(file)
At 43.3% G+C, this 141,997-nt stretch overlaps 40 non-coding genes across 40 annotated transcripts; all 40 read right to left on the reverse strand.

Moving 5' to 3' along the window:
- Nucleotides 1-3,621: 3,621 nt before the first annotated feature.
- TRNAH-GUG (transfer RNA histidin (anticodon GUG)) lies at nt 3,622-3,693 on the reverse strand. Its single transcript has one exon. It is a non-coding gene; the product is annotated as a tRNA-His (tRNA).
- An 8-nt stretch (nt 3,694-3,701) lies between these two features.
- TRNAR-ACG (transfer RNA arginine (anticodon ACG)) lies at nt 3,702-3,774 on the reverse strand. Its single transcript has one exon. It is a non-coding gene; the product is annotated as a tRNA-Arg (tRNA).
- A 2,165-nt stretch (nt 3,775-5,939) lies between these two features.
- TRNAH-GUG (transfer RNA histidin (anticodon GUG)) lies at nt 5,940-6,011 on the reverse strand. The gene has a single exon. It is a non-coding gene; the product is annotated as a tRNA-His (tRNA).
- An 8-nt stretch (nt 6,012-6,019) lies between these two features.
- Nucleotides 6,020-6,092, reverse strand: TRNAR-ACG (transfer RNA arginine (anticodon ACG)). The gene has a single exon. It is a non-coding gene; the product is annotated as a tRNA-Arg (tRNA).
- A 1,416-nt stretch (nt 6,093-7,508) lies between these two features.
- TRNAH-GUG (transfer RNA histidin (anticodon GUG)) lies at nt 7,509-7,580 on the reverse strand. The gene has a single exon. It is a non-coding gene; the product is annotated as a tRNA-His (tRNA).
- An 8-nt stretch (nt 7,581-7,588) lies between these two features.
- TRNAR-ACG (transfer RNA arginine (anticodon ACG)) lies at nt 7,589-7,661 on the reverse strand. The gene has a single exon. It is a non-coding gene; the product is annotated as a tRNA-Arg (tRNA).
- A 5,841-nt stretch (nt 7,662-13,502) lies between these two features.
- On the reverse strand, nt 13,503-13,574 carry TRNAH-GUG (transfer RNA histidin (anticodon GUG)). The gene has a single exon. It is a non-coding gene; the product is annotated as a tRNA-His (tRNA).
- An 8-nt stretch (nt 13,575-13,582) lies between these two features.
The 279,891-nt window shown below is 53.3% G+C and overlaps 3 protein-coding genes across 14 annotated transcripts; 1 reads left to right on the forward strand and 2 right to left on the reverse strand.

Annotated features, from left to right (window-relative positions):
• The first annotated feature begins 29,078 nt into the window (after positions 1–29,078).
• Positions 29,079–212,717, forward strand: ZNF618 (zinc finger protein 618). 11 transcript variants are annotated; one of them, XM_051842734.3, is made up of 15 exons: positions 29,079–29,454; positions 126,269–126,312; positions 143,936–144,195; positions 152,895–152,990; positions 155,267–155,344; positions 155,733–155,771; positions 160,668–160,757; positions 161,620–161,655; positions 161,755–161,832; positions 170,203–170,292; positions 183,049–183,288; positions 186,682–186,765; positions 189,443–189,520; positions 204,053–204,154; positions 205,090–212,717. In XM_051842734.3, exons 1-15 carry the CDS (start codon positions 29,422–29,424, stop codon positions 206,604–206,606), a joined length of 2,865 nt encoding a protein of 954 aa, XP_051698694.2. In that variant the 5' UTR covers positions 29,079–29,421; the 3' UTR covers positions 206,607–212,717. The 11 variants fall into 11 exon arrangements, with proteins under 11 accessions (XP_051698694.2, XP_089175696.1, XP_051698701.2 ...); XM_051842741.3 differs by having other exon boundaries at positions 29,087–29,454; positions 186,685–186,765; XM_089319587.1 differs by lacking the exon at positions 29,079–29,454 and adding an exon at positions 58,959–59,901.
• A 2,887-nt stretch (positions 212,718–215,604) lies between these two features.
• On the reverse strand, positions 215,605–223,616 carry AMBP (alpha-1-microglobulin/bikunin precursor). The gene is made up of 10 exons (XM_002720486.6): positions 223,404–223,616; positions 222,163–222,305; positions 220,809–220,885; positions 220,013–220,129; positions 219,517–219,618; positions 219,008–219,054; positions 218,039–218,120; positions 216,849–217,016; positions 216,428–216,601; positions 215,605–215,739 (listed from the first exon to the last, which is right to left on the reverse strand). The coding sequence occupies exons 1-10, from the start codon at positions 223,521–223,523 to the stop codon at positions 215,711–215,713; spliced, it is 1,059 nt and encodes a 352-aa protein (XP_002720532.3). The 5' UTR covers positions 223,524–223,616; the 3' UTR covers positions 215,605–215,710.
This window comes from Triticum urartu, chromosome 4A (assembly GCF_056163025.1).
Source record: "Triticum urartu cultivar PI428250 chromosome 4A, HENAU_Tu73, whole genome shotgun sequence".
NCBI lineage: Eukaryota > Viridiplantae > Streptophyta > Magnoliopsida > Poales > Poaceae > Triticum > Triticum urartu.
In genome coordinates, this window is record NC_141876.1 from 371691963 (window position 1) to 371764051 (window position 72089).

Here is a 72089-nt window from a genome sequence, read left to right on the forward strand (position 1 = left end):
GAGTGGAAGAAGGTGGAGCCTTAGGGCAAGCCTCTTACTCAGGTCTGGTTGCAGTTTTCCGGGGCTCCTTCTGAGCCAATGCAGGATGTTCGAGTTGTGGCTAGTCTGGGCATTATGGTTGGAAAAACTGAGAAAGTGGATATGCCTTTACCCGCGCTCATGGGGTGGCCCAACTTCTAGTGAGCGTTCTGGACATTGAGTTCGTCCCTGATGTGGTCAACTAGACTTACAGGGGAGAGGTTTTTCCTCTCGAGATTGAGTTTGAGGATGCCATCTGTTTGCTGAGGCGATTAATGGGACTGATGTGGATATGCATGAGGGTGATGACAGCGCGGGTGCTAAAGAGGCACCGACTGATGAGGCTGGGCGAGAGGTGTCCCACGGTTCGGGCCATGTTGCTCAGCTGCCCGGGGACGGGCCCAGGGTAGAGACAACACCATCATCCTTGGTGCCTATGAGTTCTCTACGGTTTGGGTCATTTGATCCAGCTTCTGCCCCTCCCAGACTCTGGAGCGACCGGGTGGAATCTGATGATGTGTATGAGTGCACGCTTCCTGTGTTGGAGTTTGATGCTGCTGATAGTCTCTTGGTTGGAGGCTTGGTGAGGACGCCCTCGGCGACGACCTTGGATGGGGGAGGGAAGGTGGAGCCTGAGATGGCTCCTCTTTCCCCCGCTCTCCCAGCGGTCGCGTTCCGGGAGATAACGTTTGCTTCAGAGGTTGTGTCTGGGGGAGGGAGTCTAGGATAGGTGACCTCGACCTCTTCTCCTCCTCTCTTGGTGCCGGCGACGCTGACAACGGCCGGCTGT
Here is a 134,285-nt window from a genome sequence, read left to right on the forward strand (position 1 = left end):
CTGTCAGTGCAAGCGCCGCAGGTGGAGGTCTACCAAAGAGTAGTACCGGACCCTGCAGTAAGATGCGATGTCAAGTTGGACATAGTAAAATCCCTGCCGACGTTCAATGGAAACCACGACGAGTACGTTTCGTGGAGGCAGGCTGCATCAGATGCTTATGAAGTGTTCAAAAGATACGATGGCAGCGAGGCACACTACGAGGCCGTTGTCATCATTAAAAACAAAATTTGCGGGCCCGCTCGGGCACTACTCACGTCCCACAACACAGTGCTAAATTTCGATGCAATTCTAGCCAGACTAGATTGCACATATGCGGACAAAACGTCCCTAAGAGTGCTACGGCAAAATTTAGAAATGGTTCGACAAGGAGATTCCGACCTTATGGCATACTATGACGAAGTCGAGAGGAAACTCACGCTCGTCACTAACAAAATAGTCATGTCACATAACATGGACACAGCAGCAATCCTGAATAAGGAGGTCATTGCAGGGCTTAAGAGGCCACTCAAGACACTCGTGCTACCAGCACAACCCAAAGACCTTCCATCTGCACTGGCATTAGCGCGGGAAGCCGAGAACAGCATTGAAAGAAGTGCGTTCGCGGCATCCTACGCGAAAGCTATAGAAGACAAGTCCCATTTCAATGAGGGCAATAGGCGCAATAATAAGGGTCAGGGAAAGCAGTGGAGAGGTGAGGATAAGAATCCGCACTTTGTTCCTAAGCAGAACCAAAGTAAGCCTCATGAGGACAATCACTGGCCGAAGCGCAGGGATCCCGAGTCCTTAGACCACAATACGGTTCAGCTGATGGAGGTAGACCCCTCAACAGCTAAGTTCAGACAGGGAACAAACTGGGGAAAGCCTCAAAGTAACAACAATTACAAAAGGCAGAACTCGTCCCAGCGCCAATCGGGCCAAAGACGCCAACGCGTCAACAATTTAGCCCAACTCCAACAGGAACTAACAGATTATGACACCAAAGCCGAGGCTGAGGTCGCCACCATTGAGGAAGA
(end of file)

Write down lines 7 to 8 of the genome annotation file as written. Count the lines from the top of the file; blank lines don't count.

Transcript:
- A 2,165-nt stretch (nt 3,775-5,939) lies between these two features.
- TRNAH-GUG (transfer RNA histidin (anticodon GUG)) lies at nt 5,940-6,011 on the reverse strand. The gene has a single exon. It is a non-coding gene; the product is annotated as a tRNA-His (tRNA).